The Ireland Strategic Investment Fund (ISIF), which had links with Silicon Valley Bank (SVB) for over a decade before its recent collapse, said it is engaging with the banking giant that bought the failed lender’s UK business regarding future funding for Irish startups.
HSBC bought the UK unit of SVB, which focused on the startup sector, on March 13th, after its California-based parent was seized by US authorities as it succumbed to a run on its deposits. SVB made a failed attempt the previous week to raise equity to plug a hole in its balance sheet, after sustaining losses on bond investments amid rising interest rates. Bond values and bond rates have an inverse relationship.
HSCB said at the time of the purchase that it would enhance the banking group’s “ability to serve innovative and fast-growing firms, including in the technology and life-science sectors, in the UK and internationally”. About 100 Irish firms had a banking relationship with SVB, mainly through the UK unit.
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“We’re hopeful and engaging with HSBC to see where they’re going to go from here with that business,” ISIF’s director Nick Ashmore told the Oireachtas Committee on Enterprise, Trade and Employment on Wednesday. “Its lending capacity has not been lost to the Irish market, which is solid news.”
ISIF, then known as the National Pensions Reserve Fund, started investing in 2012 in funds run by SVB’s SVB Capital unit as part of a collaboration that also saw the US bank lending to fast-growing Irish technology companies. ISIF continues to have $100 million (€93 million) in SVB Capital funds, which is ringfenced from the wider banking group.
Brian Caulfield, the chairman of Scale Ireland, a lobby group for tech startups, told the committee that he was most concerned that “some narrative takes hold that SVB failed because it invested in tech, and that tech is risky”.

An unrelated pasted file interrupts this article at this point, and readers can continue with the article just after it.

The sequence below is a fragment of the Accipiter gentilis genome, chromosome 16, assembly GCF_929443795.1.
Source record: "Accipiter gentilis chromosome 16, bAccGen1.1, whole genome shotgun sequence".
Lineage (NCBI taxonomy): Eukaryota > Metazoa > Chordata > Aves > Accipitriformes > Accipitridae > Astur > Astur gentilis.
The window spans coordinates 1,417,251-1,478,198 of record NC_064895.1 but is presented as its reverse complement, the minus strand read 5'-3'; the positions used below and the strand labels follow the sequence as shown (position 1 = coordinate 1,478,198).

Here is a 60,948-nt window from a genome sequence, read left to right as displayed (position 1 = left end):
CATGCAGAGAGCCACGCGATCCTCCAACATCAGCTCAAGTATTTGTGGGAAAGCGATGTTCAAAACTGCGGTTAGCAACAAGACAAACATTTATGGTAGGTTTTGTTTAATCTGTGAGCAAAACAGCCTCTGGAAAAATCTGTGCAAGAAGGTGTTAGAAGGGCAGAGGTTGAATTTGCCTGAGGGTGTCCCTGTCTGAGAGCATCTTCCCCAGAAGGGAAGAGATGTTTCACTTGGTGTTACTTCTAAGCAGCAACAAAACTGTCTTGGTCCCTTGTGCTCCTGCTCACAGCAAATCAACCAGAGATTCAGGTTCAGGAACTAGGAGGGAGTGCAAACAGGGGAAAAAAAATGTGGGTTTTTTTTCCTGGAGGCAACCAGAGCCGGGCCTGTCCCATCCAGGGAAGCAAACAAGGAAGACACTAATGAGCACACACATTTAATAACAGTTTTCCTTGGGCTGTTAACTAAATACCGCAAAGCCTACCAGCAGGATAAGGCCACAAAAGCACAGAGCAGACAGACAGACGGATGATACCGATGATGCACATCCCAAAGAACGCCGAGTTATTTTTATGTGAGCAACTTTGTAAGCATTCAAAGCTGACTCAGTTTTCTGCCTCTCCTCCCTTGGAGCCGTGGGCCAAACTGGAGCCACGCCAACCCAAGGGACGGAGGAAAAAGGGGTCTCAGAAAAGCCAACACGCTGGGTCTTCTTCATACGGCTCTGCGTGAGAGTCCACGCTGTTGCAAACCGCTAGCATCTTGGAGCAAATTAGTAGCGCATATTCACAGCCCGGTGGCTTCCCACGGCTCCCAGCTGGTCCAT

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“That’s simply not the case. SVB failed because of some very bad banking risk-management decisions,” he said, referring to the bond investments made with cash accumulated from excess customer deposits. “SVB has been a fantastic partner for the ecosystem over the years and I think it is very important that that gap is plugged.”
While Mr Ashmore said the “environment for startups and scaleups in Ireland is a lot more vibrant than it used to be, it remains fragile in key respects”.
He said issues include the small nature of the Irish market, making it difficult for firms to scale domestically and leaving them vulnerable to shocks “in a way that larger markets might have more resilience”. Overseas venture capital investment in the Republic fell by 73 per cent in the fourth quarter to €58.3 million, according to the Irish Venture Capital Association.
The Irish market also suffers from having a “shallow domestic investor base”, leaving firms very reliant on ISIF, Enterprise Ireland and the European Investment Fund for early-stage investments, Mr Ashmore said.
“Ireland has developed a track record – particularly over the past 20 years – of creating new scaling businesses. A strong ecosystem has developed to support the creation of these businesses. However, more often than not, those businesses are often acquired by, or subsumed into, foreign multinationals,” he said. “While recognising that these transactions can lead to further investment on the ground in Ireland and deepen ties with those multinationals, Ireland’s track record of creating national champions that go beyond a certain point needs to improve.”